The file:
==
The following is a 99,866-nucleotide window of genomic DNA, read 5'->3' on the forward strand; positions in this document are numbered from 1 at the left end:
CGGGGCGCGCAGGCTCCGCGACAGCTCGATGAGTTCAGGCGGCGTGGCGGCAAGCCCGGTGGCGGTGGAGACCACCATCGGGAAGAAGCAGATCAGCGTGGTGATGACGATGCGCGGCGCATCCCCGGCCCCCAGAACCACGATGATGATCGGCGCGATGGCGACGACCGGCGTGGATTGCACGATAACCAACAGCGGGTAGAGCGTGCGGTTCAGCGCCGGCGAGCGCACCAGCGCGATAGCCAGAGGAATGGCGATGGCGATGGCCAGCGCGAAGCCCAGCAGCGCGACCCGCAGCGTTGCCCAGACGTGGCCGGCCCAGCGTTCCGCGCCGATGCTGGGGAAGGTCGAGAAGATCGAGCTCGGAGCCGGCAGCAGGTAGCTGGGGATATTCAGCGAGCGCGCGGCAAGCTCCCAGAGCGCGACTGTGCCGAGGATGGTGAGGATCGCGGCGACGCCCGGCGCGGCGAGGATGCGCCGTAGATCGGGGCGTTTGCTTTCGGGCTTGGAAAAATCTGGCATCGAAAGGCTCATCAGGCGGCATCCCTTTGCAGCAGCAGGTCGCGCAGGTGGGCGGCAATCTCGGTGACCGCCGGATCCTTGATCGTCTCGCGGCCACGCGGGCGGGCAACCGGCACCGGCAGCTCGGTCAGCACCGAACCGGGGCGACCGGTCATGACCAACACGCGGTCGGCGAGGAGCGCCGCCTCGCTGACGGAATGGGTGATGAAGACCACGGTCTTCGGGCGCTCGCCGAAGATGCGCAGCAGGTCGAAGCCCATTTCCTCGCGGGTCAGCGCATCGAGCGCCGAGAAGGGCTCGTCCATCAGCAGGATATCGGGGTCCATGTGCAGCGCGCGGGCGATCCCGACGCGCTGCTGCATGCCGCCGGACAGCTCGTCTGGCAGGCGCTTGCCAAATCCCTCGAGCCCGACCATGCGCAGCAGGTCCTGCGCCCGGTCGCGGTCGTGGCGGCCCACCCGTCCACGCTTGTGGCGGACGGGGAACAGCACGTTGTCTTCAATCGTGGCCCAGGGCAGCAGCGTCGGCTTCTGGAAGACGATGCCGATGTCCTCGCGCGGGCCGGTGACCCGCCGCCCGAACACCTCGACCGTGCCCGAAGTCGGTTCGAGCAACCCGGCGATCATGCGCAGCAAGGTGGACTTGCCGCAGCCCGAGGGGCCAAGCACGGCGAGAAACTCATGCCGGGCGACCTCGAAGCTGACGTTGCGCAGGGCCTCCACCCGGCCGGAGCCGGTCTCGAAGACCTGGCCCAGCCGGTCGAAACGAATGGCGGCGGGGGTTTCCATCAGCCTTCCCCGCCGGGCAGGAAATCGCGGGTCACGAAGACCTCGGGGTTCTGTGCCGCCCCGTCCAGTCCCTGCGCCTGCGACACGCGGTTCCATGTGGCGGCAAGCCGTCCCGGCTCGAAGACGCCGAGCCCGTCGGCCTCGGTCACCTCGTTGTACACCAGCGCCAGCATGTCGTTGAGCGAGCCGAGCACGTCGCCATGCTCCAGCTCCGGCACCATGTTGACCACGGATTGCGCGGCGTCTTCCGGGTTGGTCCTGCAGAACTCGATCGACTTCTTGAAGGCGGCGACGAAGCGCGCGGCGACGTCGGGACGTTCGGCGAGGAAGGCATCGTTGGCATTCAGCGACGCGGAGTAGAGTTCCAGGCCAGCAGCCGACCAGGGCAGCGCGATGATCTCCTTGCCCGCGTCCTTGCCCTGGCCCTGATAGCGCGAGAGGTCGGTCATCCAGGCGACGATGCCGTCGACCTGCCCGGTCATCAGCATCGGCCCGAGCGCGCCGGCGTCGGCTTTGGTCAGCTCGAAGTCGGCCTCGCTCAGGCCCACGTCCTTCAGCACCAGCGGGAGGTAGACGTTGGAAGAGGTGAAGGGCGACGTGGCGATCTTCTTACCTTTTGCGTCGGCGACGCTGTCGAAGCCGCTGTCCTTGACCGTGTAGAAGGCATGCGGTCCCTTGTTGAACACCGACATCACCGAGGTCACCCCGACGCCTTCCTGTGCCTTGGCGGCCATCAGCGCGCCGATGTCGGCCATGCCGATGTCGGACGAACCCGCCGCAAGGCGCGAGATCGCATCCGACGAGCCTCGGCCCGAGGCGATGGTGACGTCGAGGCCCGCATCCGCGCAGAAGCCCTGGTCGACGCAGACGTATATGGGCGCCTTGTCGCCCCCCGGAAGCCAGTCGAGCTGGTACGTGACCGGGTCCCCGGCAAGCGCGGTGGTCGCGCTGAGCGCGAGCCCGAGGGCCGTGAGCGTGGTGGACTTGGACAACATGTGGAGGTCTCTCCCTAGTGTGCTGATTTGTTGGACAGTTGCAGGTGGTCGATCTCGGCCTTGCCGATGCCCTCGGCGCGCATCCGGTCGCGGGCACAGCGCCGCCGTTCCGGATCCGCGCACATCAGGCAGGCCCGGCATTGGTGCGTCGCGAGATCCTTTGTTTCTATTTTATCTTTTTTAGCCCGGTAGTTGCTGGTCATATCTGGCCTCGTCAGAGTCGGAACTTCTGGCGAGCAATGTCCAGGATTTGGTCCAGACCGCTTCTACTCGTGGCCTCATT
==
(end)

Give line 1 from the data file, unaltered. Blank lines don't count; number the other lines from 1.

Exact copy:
The following is a 99,866-nucleotide window of genomic DNA, read 5'->3' on the forward strand; positions in this document are numbered from 1 at the left end: